As systems become increasingly interconnected, how do we prevent Spam for Internet Telephony, a.k.a. “SPIT” or “VoIP spam”. As we talked about in this blog and on the Blue Box podcast, SPIT today is not really a huge issue because the PSTN serves as a de facto firewall between companies/entities. But as we move toward increasing interconnection and to the point where a random SIP user could make a SIP connection across the Internet to any other random SIP user, we definitely do have to worry about SPIT and how to prevent it.
Within the IETF, a group has been working on the issue and now has two documents available for review:
- A Framework for Reducing Spam for Internet Telephony
- Requirements for Authorization Policies to tackle Spam for Internet Telephony and Unwanted Traffic
This is the initial release of both documents and the authors are definitely seeking feedback. Speaking of the authors, they include many of the names we have mentioned here in the past involved with VoIP security within the IETF space: Hannes Tschofenig of Nokia Siemens, Henning Shulzrinne of Columbia University, Dan Wing of Cisco, Jonathan Rosenberg of Cisco and David Schwartz of Kayote. (Geoffrey Dawirs of University of Namur and Thomas Froment of Alcatel-Lucent are also authors of one, but I don’t believe we’ve spoken of either of them here before.) They are definitely people who understand the space and have put some thought into it.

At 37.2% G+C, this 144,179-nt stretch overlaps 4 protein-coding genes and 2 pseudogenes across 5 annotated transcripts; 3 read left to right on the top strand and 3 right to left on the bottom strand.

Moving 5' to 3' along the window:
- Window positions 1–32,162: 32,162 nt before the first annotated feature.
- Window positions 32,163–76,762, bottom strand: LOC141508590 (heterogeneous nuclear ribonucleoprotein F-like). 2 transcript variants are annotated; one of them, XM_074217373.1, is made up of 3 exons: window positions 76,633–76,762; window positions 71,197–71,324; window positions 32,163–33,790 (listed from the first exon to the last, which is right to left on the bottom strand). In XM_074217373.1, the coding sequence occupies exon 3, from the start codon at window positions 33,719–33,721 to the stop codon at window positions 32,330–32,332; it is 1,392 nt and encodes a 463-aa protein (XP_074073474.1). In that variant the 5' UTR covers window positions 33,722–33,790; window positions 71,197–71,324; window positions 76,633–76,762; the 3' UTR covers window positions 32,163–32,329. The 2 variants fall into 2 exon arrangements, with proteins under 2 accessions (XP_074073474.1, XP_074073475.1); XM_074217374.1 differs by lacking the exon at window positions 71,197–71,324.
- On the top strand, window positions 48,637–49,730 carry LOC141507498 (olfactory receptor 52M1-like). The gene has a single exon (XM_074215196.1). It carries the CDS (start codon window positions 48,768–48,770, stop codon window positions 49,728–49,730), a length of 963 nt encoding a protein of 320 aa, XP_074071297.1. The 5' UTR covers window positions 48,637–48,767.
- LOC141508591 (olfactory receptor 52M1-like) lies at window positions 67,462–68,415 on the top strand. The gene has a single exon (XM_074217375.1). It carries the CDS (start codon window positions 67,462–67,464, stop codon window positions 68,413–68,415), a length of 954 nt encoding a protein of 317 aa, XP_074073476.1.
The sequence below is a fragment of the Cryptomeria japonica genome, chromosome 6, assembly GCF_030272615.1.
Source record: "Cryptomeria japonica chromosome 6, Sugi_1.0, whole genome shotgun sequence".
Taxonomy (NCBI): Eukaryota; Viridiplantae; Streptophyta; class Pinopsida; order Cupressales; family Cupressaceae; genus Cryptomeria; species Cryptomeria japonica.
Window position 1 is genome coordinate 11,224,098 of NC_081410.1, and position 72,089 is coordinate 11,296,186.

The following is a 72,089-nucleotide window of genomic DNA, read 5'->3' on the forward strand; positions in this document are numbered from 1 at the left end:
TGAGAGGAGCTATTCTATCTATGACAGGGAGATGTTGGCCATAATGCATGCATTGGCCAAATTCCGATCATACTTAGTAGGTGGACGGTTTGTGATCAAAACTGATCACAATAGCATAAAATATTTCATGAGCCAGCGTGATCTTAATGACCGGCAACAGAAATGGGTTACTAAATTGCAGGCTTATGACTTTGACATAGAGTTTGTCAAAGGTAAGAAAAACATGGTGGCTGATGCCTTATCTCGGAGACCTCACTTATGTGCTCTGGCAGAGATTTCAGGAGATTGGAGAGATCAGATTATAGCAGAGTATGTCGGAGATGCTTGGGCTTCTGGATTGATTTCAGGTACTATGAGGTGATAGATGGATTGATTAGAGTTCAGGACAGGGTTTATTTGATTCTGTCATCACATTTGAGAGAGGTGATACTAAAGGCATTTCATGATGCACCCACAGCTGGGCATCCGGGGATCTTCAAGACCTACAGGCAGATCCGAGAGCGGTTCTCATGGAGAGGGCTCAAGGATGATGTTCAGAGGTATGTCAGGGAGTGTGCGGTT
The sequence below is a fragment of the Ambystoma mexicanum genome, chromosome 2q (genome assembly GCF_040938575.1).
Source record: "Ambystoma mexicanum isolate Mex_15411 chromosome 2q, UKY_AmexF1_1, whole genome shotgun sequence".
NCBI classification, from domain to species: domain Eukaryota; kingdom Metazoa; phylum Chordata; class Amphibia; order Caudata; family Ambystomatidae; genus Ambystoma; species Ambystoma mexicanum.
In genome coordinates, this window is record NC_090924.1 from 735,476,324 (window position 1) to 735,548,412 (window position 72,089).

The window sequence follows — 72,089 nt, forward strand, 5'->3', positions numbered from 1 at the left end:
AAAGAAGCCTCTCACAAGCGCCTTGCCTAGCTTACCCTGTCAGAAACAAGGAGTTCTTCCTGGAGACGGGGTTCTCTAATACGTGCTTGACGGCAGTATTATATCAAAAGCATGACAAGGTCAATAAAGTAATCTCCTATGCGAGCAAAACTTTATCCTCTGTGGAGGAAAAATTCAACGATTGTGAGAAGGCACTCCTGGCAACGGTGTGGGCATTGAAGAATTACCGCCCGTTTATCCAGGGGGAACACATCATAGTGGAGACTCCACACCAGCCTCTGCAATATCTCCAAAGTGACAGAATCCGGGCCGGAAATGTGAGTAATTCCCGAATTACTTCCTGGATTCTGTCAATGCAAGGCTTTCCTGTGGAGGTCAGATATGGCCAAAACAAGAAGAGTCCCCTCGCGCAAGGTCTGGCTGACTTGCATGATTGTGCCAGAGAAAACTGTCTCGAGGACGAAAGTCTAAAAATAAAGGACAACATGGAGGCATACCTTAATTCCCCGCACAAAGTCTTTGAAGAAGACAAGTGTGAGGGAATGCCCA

I would encourage everyone to take a look at those documents and send in feedback, either to the IETF mailing lists or directly to Hannes Tschofenig (editor of both docs). We have an opportunity here to make sure that interconnected VoIP does NOT become the utter cesspool of spam that email has become. Let’s make sure we do it right!